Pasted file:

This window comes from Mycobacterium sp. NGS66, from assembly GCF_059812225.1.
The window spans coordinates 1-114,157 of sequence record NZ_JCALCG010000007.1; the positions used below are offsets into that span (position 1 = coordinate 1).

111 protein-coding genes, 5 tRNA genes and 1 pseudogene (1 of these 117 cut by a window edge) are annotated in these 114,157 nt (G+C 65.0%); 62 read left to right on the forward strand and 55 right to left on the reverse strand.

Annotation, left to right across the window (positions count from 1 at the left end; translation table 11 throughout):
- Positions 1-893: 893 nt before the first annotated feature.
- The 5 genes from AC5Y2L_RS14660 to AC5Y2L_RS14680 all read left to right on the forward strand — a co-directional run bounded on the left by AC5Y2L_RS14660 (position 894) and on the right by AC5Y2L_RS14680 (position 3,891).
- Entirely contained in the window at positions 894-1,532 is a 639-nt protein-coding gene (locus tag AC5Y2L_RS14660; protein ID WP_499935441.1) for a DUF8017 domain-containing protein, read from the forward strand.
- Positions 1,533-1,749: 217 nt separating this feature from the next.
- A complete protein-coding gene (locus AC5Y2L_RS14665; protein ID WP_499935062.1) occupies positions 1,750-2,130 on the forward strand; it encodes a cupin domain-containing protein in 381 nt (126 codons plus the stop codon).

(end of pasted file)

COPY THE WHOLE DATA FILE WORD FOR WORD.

This window comes from Mycobacterium sp. NGS66, from assembly GCF_059812225.1.
The window spans coordinates 1-114,157 of sequence record NZ_JCALCG010000007.1; the positions used below are offsets into that span (position 1 = coordinate 1).

111 protein-coding genes, 5 tRNA genes and 1 pseudogene (1 of these 117 cut by a window edge) are annotated in these 114,157 nt (G+C 65.0%); 62 read left to right on the forward strand and 55 right to left on the reverse strand.

Annotation, left to right across the window (positions count from 1 at the left end; translation table 11 throughout):
- Positions 1-893: 893 nt before the first annotated feature.
- The 5 genes from AC5Y2L_RS14660 to AC5Y2L_RS14680 all read left to right on the forward strand — a co-directional run bounded on the left by AC5Y2L_RS14660 (position 894) and on the right by AC5Y2L_RS14680 (position 3,891).
- Entirely contained in the window at positions 894-1,532 is a 639-nt protein-coding gene (locus tag AC5Y2L_RS14660; protein ID WP_499935441.1) for a DUF8017 domain-containing protein, read from the forward strand.
- Positions 1,533-1,749: 217 nt separating this feature from the next.
- A complete protein-coding gene (locus AC5Y2L_RS14665; protein ID WP_499935062.1) occupies positions 1,750-2,130 on the forward strand; it encodes a cupin domain-containing protein in 381 nt (126 codons plus the stop codon).